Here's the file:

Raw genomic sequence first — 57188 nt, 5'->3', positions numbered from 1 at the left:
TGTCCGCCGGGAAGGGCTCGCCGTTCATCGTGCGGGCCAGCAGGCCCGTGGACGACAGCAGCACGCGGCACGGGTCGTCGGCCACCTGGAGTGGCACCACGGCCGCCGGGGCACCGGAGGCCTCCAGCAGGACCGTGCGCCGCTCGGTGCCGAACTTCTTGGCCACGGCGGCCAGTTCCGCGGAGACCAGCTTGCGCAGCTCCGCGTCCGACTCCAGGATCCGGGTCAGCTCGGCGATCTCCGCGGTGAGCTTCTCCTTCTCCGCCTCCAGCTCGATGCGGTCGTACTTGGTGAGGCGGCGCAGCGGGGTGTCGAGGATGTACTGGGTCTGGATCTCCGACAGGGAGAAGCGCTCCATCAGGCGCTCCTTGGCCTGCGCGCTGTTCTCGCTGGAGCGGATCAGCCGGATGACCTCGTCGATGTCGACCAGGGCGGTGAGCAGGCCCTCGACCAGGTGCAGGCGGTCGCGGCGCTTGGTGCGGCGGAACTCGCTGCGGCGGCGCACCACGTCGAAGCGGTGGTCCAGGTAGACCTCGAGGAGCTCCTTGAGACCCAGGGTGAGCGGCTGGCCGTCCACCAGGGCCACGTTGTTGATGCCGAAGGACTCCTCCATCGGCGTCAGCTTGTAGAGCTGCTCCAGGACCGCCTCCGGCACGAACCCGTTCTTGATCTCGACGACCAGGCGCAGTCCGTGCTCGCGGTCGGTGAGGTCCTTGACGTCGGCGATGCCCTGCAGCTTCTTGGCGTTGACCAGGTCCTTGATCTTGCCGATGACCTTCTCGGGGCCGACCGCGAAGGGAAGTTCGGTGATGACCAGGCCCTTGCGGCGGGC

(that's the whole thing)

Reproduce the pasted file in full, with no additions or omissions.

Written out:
Raw genomic sequence first — 57188 nt, 5'->3', positions numbered from 1 at the left:
TGTCCGCCGGGAAGGGCTCGCCGTTCATCGTGCGGGCCAGCAGGCCCGTGGACGACAGCAGCACGCGGCACGGGTCGTCGGCCACCTGGAGTGGCACCACGGCCGCCGGGGCACCGGAGGCCTCCAGCAGGACCGTGCGCCGCTCGGTGCCGAACTTCTTGGCCACGGCGGCCAGTTCCGCGGAGACCAGCTTGCGCAGCTCCGCGTCCGACTCCAGGATCCGGGTCAGCTCGGCGATCTCCGCGGTGAGCTTCTCCTTCTCCGCCTCCAGCTCGATGCGGTCGTACTTGGTGAGGCGGCGCAGCGGGGTGTCGAGGATGTACTGGGTCTGGATCTCCGACAGGGAGAAGCGCTCCATCAGGCGCTCCTTGGCCTGCGCGCTGTTCTCGCTGGAGCGGATCAGCCGGATGACCTCGTCGATGTCGACCAGGGCGGTGAGCAGGCCCTCGACCAGGTGCAGGCGGTCGCGGCGCTTGGTGCGGCGGAACTCGCTGCGGCGGCGCACCACGTCGAAGCGGTGGTCCAGGTAGACCTCGAGGAGCTCCTTGAGACCCAGGGTGAGCGGCTGGCCGTCCACCAGGGCCACGTTGTTGATGCCGAAGGACTCCTCCATCGGCGTCAGCTTGTAGAGCTGCTCCAGGACCGCCTCCGGCACGAACCCGTTCTTGATCTCGACGACCAGGCGCAGTCCGTGCTCGCGGTCGGTGAGGTCCTTGACGTCGGCGATGCCCTGCAGCTTCTTGGCGTTGACCAGGTCCTTGATCTTGCCGATGACCTTCTCGGGGCCGACCGCGAAGGGAAGTTCGGTGATGACCAGGCCCTTGCGGCGGGC